*Please keep in mind some of Khadija’s earlier essays about the middle class. In some regions, she is right on point. Don’t expect credentials, or upscale neighborhoods to guarantee your ticket out of unsafe crime ridden black residential areas: for what ever reasons many so called middle class or strivers don’t supervise their pre-teen/teen children well. You’d think if they can afford the home they could afford a nanny or extra curricular activities? NOT.

Social Networks

*My husband ,and I are Muslim but we now are apart of an interfaith fellowship. We’ve found that getting to know people of all religions nurtures our own faith, increases social capital, and if you’re a SAHM this is a great way to meet others if you don’t feel comfortable in secular mother groups.

*This is strictly an opinion, but my experience has taught me to join multiracial groups instead of isolating myself with one racial group. My best mother to mother experiences were not in black mothers group but in mixed mothers groups.

*If your self employed its great to start with “black___________” business organizations but if you want contracts with established businesses or your local government you may want to branch out and do business with all racial groups and pay attention to our largest minority: the Hispanic community and their influence.

Finally, I’m not sure that “I” want to live in a predominately white neighborhood, I do enjoy interacting with ALL people but for those who are worried about KKK land there are predominately white neighborhoods that are not racially hostile or dangerous places to live--and truth be told many of them are not in the new communities that are being built. Speaking of social networks, these can be wonderful places to network in! I personally would not tell some one to go from one hostile place to another. I hope that anything can help some one move on….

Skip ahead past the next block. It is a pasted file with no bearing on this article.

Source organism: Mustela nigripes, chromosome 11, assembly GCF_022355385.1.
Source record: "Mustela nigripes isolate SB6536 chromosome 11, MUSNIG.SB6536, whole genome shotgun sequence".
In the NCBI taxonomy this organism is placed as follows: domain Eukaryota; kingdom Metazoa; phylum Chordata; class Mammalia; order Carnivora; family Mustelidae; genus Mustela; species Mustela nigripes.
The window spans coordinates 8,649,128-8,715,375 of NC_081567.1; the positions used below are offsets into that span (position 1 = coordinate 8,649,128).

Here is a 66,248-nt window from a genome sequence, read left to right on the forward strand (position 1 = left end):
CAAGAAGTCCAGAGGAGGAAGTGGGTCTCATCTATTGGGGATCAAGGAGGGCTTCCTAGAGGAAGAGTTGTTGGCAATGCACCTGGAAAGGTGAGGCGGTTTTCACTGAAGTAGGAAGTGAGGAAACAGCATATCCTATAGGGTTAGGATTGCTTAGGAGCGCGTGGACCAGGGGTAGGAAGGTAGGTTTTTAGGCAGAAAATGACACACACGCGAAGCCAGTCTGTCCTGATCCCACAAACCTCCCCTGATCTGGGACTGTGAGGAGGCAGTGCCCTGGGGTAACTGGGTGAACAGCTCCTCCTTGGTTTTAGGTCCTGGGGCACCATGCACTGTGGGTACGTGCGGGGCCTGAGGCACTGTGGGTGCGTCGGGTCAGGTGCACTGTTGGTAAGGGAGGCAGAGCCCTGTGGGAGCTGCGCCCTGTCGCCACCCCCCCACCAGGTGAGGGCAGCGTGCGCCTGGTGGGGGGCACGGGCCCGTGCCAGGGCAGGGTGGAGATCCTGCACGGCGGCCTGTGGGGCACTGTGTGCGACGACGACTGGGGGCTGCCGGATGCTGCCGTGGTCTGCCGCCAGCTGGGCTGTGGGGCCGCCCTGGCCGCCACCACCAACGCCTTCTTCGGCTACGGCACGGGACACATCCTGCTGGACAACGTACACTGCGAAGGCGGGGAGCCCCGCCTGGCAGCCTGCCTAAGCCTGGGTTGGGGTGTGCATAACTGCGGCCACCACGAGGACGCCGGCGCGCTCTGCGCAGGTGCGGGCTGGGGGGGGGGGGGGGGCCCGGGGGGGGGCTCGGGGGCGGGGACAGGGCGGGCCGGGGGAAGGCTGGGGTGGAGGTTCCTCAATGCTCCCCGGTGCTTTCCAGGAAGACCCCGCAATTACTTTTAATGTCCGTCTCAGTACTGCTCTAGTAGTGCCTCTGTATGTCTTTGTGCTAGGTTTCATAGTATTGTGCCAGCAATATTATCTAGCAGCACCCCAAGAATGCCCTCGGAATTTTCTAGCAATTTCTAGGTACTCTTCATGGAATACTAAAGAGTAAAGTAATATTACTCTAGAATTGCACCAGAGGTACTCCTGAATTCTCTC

: )Good luck!"

Hello there, Sister Seeking/Miriam!

THANK YOU! THANK YOU! THANK YOU for laying out a detailed escape plan. I co-sign 100%; especially the detail about investigating what prospective areas are like on weekends and late nights. And you're right about the effect of former state wards coming back into Black areas. Black residential areas have already been battered by several earlier waves since the Reagan years:

1-Waves of mentally ill people being dumped back on the streets after many mental health facilities were closed and/or had drastic budget cutbacks.

2-Waves of teenage and now-adult crack babies born during the 1980s who are now parents themselves. Former-crack-baby parents who are raising their children to be even more deranged than themselves.

3-Waves of halfway houses, social service agency branch offices, and other loser-magnets being placed into Black neighborhoods.

4-Waves of Section 8 recipients overrunning previously stable working class and middle class Black neighborhoods.

5-In Chicago, the city has torn down many public housing hellhole projects. What this means is that violent Black criminals are now dispersed throughout MANY Black neighborhoods in the city. Instead of being quarantined into these projects.

6-Waves of paroled criminals coming back to their old stomping grounds within Black residential areas.These waves of industrial-strength, concentrated madness have been added to pre-existing problems such as the disintegrating Black family structure, and Blacks adopting strange White ideas about child-rearing (i.e, a refusal to discipline one's children).